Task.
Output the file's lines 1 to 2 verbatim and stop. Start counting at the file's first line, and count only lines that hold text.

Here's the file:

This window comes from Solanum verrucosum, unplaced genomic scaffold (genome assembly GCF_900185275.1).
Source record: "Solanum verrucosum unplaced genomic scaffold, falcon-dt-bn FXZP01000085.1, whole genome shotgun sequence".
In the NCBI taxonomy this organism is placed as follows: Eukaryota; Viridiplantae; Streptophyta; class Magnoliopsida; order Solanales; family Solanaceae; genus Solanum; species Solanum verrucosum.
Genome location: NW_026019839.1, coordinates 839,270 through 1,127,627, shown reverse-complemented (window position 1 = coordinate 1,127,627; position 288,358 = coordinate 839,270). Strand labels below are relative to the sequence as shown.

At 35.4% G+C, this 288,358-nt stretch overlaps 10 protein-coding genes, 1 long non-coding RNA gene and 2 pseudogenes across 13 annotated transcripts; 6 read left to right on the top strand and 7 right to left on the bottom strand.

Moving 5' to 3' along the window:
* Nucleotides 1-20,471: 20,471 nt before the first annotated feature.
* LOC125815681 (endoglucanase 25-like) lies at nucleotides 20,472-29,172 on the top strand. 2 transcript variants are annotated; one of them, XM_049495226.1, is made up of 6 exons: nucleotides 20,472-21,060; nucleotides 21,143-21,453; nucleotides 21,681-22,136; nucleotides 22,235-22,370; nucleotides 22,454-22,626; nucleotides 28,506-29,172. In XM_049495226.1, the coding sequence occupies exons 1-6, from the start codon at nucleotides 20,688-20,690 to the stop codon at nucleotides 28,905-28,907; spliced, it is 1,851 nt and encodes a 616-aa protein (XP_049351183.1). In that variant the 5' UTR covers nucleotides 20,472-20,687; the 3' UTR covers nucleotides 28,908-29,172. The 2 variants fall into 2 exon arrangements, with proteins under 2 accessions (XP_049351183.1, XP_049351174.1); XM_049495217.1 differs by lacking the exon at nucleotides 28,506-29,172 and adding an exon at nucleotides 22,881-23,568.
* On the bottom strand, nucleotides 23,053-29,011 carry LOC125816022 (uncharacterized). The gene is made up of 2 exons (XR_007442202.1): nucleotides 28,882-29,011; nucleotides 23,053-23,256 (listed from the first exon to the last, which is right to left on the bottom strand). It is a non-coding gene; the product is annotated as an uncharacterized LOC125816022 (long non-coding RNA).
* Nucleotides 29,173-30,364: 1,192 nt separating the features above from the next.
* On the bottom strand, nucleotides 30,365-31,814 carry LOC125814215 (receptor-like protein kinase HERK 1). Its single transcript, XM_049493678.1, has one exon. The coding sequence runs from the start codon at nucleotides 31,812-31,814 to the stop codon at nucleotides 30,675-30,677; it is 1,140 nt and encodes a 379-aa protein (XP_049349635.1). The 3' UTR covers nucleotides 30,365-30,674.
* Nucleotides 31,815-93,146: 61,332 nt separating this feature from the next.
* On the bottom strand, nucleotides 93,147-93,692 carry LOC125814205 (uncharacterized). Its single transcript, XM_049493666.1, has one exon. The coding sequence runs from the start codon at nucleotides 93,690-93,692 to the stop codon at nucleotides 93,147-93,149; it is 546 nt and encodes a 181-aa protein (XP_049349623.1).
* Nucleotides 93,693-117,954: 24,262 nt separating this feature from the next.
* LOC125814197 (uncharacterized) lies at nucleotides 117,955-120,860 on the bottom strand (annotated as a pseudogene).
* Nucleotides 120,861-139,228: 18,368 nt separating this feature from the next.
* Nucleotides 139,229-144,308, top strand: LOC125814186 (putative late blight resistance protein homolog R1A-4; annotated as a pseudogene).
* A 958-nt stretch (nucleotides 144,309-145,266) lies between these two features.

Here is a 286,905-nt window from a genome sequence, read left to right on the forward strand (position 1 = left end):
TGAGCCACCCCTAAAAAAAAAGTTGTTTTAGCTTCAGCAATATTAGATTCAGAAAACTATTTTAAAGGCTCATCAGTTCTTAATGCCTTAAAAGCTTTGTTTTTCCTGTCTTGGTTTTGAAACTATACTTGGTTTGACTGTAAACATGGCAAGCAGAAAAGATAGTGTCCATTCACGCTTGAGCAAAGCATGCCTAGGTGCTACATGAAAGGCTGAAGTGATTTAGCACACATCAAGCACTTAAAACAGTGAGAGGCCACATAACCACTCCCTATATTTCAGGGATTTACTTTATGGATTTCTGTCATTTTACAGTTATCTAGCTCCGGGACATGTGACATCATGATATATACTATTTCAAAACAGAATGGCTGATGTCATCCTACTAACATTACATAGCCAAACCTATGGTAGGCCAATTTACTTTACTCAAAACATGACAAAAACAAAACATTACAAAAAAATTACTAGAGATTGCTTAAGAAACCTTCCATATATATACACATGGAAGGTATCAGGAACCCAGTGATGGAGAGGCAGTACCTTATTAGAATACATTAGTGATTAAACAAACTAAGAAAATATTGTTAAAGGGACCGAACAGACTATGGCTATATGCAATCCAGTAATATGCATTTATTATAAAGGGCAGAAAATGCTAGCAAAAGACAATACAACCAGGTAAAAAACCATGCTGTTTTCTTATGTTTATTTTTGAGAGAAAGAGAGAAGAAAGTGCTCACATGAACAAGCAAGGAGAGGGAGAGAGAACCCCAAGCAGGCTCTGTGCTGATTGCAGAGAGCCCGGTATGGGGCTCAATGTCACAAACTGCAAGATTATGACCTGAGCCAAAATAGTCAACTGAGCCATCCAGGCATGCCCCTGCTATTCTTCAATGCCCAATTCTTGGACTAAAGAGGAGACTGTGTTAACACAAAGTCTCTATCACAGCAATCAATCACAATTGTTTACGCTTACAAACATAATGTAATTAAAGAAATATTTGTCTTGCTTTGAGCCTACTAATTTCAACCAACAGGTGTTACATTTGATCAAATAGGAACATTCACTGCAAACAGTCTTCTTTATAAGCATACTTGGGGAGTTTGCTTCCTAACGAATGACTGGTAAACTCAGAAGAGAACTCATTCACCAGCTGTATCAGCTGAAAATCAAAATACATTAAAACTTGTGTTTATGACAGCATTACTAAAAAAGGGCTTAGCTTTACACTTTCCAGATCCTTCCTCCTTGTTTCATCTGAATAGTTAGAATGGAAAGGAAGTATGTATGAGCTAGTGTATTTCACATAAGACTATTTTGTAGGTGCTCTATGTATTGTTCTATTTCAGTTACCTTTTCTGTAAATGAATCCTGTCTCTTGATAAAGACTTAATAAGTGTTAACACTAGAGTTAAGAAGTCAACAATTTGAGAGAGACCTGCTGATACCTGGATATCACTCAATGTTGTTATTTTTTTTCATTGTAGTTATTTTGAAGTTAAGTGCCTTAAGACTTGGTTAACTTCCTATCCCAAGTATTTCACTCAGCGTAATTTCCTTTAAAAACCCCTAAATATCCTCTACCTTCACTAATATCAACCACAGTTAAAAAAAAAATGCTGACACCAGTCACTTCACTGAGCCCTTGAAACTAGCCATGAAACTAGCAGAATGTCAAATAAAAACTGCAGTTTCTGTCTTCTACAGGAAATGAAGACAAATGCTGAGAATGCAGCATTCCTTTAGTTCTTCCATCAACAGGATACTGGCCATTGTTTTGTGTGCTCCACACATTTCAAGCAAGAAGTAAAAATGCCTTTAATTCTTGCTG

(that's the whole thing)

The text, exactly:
This window comes from Solanum verrucosum, unplaced genomic scaffold (genome assembly GCF_900185275.1).
Source record: "Solanum verrucosum unplaced genomic scaffold, falcon-dt-bn FXZP01000085.1, whole genome shotgun sequence".